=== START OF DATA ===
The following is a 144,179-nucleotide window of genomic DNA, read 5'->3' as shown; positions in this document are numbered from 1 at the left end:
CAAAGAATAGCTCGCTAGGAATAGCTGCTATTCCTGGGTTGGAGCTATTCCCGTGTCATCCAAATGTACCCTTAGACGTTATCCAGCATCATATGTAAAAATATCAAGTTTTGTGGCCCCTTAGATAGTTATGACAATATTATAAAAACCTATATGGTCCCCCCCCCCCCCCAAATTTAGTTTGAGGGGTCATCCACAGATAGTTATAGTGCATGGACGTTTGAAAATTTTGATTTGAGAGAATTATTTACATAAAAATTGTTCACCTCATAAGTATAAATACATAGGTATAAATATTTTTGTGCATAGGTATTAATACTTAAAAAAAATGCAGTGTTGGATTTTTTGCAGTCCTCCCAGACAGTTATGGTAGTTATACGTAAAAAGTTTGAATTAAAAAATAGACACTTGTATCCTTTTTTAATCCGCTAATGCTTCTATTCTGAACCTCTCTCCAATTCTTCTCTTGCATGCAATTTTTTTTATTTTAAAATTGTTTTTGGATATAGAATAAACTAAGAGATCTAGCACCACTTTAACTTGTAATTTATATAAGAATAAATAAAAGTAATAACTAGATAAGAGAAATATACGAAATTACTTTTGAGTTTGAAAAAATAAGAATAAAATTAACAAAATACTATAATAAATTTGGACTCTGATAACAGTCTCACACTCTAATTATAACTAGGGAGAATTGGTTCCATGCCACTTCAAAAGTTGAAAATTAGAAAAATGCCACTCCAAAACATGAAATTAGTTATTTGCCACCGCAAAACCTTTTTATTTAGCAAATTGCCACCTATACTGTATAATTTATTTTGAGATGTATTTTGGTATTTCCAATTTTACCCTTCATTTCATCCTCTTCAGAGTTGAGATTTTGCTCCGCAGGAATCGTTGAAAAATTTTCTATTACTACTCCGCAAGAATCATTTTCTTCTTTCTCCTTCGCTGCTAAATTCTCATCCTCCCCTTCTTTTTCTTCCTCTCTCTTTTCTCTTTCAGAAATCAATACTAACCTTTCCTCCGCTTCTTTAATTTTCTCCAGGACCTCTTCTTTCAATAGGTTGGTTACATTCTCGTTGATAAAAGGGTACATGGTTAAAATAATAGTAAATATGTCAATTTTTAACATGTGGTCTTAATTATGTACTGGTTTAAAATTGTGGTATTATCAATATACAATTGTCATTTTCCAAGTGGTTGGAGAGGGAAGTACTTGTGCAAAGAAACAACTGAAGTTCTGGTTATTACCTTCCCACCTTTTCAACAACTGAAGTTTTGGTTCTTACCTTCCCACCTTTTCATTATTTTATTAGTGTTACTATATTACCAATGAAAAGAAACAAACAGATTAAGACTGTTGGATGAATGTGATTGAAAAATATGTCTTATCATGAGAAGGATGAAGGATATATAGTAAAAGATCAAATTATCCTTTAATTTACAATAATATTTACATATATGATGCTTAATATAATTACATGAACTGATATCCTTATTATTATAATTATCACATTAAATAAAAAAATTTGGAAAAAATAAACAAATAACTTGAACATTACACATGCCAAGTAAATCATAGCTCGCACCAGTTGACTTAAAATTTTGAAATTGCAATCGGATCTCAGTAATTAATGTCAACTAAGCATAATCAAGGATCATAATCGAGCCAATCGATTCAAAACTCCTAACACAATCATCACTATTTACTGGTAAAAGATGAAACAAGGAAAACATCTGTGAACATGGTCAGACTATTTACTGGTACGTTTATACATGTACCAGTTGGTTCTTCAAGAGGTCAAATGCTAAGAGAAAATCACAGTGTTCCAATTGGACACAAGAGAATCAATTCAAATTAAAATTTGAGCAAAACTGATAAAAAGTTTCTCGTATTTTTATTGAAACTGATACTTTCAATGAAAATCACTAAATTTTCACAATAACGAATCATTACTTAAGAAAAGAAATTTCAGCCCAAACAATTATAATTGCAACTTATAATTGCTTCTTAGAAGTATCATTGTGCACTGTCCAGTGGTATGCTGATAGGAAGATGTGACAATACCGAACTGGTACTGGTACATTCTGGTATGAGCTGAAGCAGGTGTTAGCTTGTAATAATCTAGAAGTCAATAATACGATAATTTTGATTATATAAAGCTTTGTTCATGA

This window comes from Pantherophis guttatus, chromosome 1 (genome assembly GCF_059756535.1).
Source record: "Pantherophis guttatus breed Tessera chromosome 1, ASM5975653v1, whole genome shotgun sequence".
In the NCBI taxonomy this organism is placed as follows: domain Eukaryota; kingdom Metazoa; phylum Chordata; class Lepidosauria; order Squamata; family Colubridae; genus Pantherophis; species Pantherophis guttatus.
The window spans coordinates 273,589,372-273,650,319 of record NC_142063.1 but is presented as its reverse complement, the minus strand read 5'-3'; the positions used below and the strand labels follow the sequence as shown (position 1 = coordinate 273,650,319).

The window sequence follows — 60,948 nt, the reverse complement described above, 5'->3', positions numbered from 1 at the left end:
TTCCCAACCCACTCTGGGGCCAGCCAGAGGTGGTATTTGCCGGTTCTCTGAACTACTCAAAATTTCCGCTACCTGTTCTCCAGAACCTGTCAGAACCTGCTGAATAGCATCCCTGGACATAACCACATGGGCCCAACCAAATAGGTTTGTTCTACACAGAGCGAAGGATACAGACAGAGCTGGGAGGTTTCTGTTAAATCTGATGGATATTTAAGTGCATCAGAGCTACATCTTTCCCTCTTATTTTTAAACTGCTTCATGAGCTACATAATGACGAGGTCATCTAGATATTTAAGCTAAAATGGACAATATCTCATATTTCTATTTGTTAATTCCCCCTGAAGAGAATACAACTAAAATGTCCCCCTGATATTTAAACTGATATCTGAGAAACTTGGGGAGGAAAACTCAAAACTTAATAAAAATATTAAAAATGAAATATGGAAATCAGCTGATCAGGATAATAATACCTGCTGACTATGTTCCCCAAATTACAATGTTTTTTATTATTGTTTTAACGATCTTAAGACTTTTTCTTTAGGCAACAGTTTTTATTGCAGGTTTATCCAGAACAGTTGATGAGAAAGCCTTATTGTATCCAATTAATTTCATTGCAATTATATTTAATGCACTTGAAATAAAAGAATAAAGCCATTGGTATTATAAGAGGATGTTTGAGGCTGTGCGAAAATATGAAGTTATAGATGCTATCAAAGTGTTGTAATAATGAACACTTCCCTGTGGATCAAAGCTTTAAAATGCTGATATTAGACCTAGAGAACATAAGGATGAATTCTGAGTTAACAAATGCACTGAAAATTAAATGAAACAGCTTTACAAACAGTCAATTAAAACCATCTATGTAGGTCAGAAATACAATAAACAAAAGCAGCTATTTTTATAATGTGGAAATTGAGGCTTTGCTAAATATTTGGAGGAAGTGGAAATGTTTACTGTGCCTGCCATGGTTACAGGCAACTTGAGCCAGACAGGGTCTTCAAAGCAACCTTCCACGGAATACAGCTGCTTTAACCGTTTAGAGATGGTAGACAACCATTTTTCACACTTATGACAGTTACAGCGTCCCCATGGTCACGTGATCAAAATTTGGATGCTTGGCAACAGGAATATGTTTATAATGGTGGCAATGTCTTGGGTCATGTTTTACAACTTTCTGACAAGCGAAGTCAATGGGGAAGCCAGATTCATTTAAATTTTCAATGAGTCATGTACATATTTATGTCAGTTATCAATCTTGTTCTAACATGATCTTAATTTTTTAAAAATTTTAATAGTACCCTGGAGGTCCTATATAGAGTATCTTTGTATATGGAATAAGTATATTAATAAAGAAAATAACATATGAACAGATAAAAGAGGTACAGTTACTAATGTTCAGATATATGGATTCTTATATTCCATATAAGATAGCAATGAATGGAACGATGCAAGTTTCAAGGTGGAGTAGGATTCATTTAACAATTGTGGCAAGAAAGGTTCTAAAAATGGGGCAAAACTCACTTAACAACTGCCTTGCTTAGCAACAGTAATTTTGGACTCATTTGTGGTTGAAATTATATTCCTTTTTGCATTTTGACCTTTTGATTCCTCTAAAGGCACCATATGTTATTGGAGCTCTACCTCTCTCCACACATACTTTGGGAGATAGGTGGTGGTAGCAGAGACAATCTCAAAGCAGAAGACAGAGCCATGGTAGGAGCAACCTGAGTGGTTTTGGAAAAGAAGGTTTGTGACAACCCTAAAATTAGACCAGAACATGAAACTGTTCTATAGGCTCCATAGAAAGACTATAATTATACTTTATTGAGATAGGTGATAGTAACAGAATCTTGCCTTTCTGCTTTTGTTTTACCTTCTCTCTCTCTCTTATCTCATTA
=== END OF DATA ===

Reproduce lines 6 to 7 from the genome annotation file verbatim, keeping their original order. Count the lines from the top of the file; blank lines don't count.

The window spans coordinates 273,589,372-273,650,319 of record NC_142063.1 but is presented as its reverse complement, the minus strand read 5'-3'; the positions used below and the strand labels follow the sequence as shown (position 1 = coordinate 273,650,319).

The window sequence follows — 60,948 nt, the reverse complement described above, 5'->3', positions numbered from 1 at the left end: